In one form (Qal) the word means: to stay, to support; also to nurse, to nourish, to bring up. In the latter sense the word is used in Esther 2:20: “For Esther did the commandment of Mordecai, like as when she was brought up with him.” In Numbers 11:12 it is used in the sense of nursing: “Have I conceived all this people? have I begotten them, that thou shouldest say unto me, Carry them in thy bosom, as a nursing father beareth the sucking child?” Notice, this is the word approaching closest to the New Testament word for “faith.”
In another form (Niphal) the word means: to be supported, to be nursed, to be borne; also, to be durable, lasting, permanent; further, to be confirmed, founded; and finally, to be faithful, trustworthy, sure, with respect to God, His Word, His law, His people, etc.
In still another form, the most common in the Old Testament, the word means: to trust, to confide in, to lean, and thus to believe. “Therefore thus saith the Lord God, Behold, I lay in Zion a foundation, a stone, a tried stone, a precious corner stone, a sure foundation: he that believeth shall not make haste.”Isaiah 28:16.
For the religious significance of the term in the Old Testament three passages are perhaps most pertinent. Genesis 15:6 tells us that Abraham believed in God and that faith was reckoned unto him for righteousness. He did not doubt the promise, but trusted unconditionally, though all seemed dark and hopeless, in the living God. Isaiah 7:9 tells us that Ahaz, who seeks help from and leans on Assyria, will not be established, if he does not look away from Assyria and lean on God alone. In Habakkuk 2:4 it is said that the just shall live only in the way of trust in God and His promise.
Faith and trust always go hand in hand. God is the ever faithful one and they that believe in Him in spite of all adversity and opposition are the faithful in the land.
As far as the concept “faith” is concerned, therefore, there is a tremendous difference in usage between the Old and the New Testament. Why this difference?
It seems to us that the answer lies in Christ and His coming into the flesh in the fullness of time. Always on the foreground in the Word of God is the spiritual relation of faith to Christ and our salvation in Him alone. Faith is that work of God in the elect whereby the latter are implanted into Christ and embrace and appropriate Him and all His benefits. By faith, therefore, we are engrafted into Christ. It is the spiritual means whereby we are united with Him; the bond which makes one body with Him. All our salvation is in Christ alone; all our redemption, forgiveness, righteousness, knowledge of God, wisdom, sanctification, eternal life and light and joy. To obtain all these we must become one plant with Him. The bond that realizes this mystical unity is the bond of true faith. As a power, a spiritual aptitude, it has Christ as its chief object. Faith is the power to appropriate Christ; the fitness to believe in Christ. Without this, power all believing is eternally impossible. In its activity it is actual believing, trusting in Christ alone; God in Christ “Believe in the Lord Jesus Christ and you shall be saved.” It is spiritual, experiential, saving knowledge of God in Christ. In Christ all the fullness of the godhead dwelleth bodily and of that fullness we receive grace for grace. Faith is confidence, spiritual confidence in Christ, in whom and in whom alone God reveals Himself to us as the God of our salvation. This is certainly the significance of “faith” in the Word of God. Christ is its chief object and its significance grows in the measure He is more clearly revealed unto us.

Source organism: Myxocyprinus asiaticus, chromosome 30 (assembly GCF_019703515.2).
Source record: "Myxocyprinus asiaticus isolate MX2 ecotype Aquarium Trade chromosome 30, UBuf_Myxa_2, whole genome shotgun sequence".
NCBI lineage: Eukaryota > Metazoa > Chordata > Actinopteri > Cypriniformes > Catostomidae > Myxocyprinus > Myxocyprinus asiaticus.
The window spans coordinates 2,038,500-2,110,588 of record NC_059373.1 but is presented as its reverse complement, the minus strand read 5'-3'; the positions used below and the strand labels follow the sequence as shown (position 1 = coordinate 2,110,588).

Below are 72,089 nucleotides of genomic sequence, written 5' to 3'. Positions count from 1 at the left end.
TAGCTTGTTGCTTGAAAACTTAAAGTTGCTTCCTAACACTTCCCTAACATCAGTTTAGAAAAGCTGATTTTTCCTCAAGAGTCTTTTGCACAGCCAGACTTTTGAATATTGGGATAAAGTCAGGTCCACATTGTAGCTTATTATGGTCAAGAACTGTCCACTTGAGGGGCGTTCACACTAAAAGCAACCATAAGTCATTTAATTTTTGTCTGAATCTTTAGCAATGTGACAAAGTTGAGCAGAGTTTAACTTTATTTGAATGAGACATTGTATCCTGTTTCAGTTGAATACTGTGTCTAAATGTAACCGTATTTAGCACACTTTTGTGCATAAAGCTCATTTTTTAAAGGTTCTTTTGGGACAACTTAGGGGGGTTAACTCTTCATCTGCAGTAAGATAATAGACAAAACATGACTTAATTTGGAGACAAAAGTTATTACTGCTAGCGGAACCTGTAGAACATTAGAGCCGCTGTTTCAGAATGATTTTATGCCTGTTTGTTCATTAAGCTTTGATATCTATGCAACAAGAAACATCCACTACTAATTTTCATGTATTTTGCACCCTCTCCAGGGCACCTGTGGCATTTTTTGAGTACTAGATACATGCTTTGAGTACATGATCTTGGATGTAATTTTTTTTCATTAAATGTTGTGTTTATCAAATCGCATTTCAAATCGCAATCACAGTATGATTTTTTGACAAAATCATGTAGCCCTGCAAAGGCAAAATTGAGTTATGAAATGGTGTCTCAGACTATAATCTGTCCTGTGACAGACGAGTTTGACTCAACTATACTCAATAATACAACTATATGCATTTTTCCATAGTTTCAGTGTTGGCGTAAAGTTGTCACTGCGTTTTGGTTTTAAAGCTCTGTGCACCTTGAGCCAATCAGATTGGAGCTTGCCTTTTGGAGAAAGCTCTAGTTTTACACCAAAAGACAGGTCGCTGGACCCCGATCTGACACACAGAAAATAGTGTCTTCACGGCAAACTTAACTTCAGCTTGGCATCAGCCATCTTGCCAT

In the old dispensation Christ was not yet. God was, of course, also as the Father of His people and the God of their salvation. Christ was, yes, but only in type and shadow. The reality had not yet come. All Israel’s faith was directed to the shadows as the promise of better things to come. It was the dispensation of the promise, the law, the type and shadow. Therefore the emphasis is very much on the activity rather than the spiritual bond. Therefore the Old Testament- does not speak of faith as does the New. Therefore words like fear, love, serve, obey, trust, hope and wait are more predominant than faith.
Does that mean that faith was not in the Old Testament as well as in the New? Of course not! Principally the way of salvation does not change. Israel as well as we were saved through faith. The New Testament speaks much of faith in connection with the saints of the Old Dispensation. “For what saith the Scripture? Abraham believed God, and it was counted unto him for righteousness.” Rom. 4:3. “Therefore it is of faith, that it might be by grace; to the end the promise might be sure to ail the seed; not to that only which is of the law, but to that also which is of the faith of Abraham; who is the father of us all.” Rom. 4:16. Read Hebrews 11 to see how all the saints of the Old Testament lived and acted by faith. The way of salvation was the same in the Old Testament as in the New. “But we believe that through the grace of the Lord Jesus Christ we shall be saved, even as they.” Acts 15:11. Then as well as now it was true that the just should live by faith. They as well as we needed from God the power, the habitus of faith. They as well as we lived and served God through the activity of faith.
All of which, however, does not gainsay the difference in dispensations. As the promise is fulfilled in the living Redeemer the significance of faith comes into ever clearer focus. In the Old Testament the eyes of the saints were directed in hope and expectation to the coming Christ; in the New Testament the life of the church is in the Word Incarnate Himself. In the Old Testament hope is predominant; m the New Testament faith. Therefore the difference in the use of the term. Therefore the noun and the verb for faith and believing occur some 240 times each in the New Testament. Therefore both have an almost exclusively religious connotation in the New Testament. Very seldom are they used in a general sense. As Christ becomes richer the concept “faith” becomes richer, both in Scripture itself and the consciousness and conception of the church.